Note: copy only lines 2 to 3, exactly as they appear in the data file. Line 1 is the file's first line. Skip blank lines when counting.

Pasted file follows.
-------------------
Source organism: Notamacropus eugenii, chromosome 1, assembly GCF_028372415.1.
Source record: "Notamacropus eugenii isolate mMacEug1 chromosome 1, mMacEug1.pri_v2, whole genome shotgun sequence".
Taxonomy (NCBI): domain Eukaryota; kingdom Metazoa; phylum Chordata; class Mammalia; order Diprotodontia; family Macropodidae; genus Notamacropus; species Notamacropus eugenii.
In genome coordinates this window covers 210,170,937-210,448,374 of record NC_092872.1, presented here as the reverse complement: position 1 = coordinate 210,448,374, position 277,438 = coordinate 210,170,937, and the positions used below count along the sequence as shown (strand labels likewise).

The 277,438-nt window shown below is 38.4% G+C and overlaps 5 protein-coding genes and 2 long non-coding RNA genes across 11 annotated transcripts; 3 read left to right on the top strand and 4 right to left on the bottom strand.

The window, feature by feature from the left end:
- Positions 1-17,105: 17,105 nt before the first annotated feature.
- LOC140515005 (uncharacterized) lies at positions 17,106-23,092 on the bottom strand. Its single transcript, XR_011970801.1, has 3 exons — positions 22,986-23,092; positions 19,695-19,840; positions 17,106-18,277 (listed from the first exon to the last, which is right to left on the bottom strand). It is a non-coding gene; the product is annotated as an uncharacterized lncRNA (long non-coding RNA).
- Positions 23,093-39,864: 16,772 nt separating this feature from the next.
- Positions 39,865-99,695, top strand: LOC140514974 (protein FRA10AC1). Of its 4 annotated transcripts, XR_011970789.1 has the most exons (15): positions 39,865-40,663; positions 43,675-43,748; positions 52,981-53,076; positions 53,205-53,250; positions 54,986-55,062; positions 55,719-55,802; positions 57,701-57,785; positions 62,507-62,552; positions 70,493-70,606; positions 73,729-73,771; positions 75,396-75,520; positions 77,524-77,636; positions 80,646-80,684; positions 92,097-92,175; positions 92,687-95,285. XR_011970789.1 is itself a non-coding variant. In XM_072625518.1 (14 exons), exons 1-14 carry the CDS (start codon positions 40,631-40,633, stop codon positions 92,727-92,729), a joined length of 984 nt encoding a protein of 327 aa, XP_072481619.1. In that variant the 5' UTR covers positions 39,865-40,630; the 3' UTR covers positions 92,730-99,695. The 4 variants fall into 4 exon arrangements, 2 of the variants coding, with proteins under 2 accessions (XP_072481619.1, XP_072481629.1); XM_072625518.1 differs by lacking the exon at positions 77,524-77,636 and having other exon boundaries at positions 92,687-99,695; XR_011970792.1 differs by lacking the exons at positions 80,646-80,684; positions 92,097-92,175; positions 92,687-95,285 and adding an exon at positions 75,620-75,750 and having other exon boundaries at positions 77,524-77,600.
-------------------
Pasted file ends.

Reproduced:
Source record: "Notamacropus eugenii isolate mMacEug1 chromosome 1, mMacEug1.pri_v2, whole genome shotgun sequence".
Taxonomy (NCBI): domain Eukaryota; kingdom Metazoa; phylum Chordata; class Mammalia; order Diprotodontia; family Macropodidae; genus Notamacropus; species Notamacropus eugenii.